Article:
8. Intellectual Estimates of Hearing-Impaired Children: A Comparison of Three Measures

    Science.gov (United States)

    Ritter, David R.

    1976-01-01

    The Arthur Adaptation of the Leiter International Performance Scale, Raven's Coloured Progressive Matrices, and Wechsler Intelligence Scale for Children-Performance Section were administered to 31 children with mild to moderate hearing impairments. A comparison of test results indicated moderate convergent validity among the measures. (Author)

  9. Attitude of Regular and Itinerant Teachers Towards the Inclusion of Hearing Impairment Children

    Directory of Open Access Journals (Sweden)

    Kamal Parhoon

    2014-12-01

    Full Text Available Objectives: Inclusive education is a process of enabling all children to learn and participate effectively within mainstream school systems. It does not segregate children who have different abilities or needs. This article explores the attitudes of regular and itinerant teachers about inclusion of hearing impairment children in their schools in general education. Methods: In a descriptive Survey research design, the sample included 100 teachers (50 regular and 50 itinerant who were selected randomly, according to a multistage sampling method. Data was collected by using questionnaire with 32 questions regarding their attitudes. One-way Analysis of Variance and t-test were performed to obtain between- group comparisons. Results: The results indicated that the teacher's positive attitudes towards inclusive educational system of students with hearing impairment. Significant difference in attitudes was observed, based on the teaching experience, gender, level of teaching. The results also indicate that most teachers are agreeable to the inclusion of students with hearing impairment in their classrooms. Discussion: successful inclusion for hearing impairment children in regular classrooms entails the positive attitudes of Regular and itinerant teachers through a systematic programming within the classroom.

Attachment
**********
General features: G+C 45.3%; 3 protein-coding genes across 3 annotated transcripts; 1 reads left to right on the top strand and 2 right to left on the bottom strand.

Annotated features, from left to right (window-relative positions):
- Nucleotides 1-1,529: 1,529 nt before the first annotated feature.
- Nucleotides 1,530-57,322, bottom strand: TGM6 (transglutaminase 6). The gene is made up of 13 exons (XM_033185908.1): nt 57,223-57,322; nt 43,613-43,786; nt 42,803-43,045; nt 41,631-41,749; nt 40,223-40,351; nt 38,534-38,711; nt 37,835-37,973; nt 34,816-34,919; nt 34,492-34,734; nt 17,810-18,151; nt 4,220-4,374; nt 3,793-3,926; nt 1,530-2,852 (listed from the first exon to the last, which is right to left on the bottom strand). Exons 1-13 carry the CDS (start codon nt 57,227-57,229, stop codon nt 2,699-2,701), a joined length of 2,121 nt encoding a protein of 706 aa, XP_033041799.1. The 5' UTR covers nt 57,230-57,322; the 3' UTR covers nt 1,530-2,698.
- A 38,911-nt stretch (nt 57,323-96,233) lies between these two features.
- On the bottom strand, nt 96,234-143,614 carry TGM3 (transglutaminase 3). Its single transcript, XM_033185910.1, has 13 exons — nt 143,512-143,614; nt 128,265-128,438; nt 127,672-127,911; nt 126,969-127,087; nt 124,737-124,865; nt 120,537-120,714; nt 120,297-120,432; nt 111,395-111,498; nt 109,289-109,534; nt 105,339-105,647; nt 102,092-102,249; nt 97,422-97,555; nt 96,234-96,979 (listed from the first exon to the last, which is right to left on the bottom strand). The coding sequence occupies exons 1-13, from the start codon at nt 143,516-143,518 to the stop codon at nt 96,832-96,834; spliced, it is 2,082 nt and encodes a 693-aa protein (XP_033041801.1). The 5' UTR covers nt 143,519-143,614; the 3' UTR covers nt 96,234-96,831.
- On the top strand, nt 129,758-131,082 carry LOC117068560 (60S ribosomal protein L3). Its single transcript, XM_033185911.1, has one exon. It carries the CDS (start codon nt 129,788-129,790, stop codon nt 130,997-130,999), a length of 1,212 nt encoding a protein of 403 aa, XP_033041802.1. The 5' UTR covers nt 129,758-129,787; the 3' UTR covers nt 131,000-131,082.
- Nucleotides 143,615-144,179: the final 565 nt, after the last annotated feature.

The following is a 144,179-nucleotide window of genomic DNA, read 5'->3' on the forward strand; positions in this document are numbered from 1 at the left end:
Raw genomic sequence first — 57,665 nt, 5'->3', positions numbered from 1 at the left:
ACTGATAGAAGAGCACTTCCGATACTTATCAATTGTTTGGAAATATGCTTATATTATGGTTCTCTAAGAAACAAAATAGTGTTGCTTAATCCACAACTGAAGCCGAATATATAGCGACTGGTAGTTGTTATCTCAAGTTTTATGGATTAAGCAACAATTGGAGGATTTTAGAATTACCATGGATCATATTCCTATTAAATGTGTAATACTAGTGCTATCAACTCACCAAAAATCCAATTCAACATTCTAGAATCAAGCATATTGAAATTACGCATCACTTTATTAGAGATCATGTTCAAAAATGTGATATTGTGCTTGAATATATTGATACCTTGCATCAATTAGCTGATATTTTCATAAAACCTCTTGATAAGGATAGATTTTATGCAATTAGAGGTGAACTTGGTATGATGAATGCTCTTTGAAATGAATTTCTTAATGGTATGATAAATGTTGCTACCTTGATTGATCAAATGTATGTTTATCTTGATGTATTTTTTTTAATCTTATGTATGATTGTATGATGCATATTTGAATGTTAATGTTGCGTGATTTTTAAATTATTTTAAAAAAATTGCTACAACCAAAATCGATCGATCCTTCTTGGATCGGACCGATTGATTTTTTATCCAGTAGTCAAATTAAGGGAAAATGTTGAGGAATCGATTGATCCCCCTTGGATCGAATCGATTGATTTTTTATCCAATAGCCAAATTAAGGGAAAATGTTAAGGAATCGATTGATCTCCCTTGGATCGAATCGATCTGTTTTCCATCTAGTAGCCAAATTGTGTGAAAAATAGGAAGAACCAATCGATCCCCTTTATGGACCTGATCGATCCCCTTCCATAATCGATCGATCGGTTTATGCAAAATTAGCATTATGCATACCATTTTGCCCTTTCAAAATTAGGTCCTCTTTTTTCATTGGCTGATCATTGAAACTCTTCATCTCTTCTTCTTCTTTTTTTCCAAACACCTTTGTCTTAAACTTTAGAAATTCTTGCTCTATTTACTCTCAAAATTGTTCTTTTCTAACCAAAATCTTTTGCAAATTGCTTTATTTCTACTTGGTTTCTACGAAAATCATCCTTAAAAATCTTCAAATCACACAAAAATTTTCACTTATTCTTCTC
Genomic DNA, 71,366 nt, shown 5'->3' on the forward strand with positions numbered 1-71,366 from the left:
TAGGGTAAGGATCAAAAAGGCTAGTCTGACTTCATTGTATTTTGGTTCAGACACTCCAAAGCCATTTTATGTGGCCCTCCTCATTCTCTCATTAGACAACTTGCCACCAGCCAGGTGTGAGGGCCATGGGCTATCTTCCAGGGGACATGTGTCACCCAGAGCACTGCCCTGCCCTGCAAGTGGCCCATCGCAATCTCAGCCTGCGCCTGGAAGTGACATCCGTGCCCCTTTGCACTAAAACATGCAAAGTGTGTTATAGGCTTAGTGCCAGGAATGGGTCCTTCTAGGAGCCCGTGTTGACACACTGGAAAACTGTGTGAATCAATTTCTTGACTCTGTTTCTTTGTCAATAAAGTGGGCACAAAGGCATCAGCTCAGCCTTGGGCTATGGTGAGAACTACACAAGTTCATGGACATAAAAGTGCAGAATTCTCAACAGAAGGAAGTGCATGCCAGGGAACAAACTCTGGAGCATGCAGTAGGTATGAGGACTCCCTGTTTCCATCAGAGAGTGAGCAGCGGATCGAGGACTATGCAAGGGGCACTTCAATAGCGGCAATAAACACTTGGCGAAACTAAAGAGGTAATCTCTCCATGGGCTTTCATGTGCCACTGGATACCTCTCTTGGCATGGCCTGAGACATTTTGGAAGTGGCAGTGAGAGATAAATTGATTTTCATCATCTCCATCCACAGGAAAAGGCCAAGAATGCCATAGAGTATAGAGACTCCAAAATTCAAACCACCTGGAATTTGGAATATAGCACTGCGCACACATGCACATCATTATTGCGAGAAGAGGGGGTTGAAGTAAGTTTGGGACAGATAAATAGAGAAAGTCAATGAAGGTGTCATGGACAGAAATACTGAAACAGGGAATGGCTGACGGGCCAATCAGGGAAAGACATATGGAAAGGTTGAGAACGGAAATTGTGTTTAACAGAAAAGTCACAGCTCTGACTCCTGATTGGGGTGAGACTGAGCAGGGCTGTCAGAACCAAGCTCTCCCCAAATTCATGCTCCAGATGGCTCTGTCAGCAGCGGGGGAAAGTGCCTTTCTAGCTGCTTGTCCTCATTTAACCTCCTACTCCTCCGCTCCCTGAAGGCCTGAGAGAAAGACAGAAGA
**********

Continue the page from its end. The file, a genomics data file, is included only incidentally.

10. Performance, fatigue and stress in open-plan offices: The effects of noise and restoration on hearing impaired and normal hearing individuals

    Directory of Open Access Journals (Sweden)

    Helena Jahncke

    2012-01-01

    Full Text Available Hearing impaired and normal hearing individuals were compared in two within-participant office noise conditions (high noise: 60 L Aeq and low noise: 30 L Aeq . Performance, subjective fatigue, and physiological stress were tested during working on a simulated open-plan office. We also tested two between-participants restoration conditions following the work period with high noise (nature movie or continued office noise. Participants with a hearing impairment (N = 20 were matched with normal hearing participants (N = 18 and undertook one practice session and two counterbalanced experimental sessions. In each experimental session they worked for two hours with basic memory and attention tasks. We also measured physiological stress indicators (cortisol and catecholamines and self-reports of mood and fatigue. The hearing impaired participants were more affected by high noise than the normal hearing participants, as shown by impaired performance for tasks that involve recall of semantic information. The hearing impaired participants were also more fatigued by high noise exposure than participants with normal hearing, and they tended to have higher stress hormone levels during the high noise compared to the low noise condition. Restoration with a movie increased performance and motivation for the normal hearing participants, while rest with continued noise did not. For the hearing impaired participants, continued noise during rest increased motivation and performance, while the movie did not. In summary, the impact of noise and restorative conditions varied with the hearing characteristics of the participants. The small sample size does however encourage caution when interpreting the results.

  11. Writing Skills of Hearing-Impaired Students Who Benefit from Support Services at Public Schools in Turkey

    Science.gov (United States)

    Karasu, H. Pelin

    2017-01-01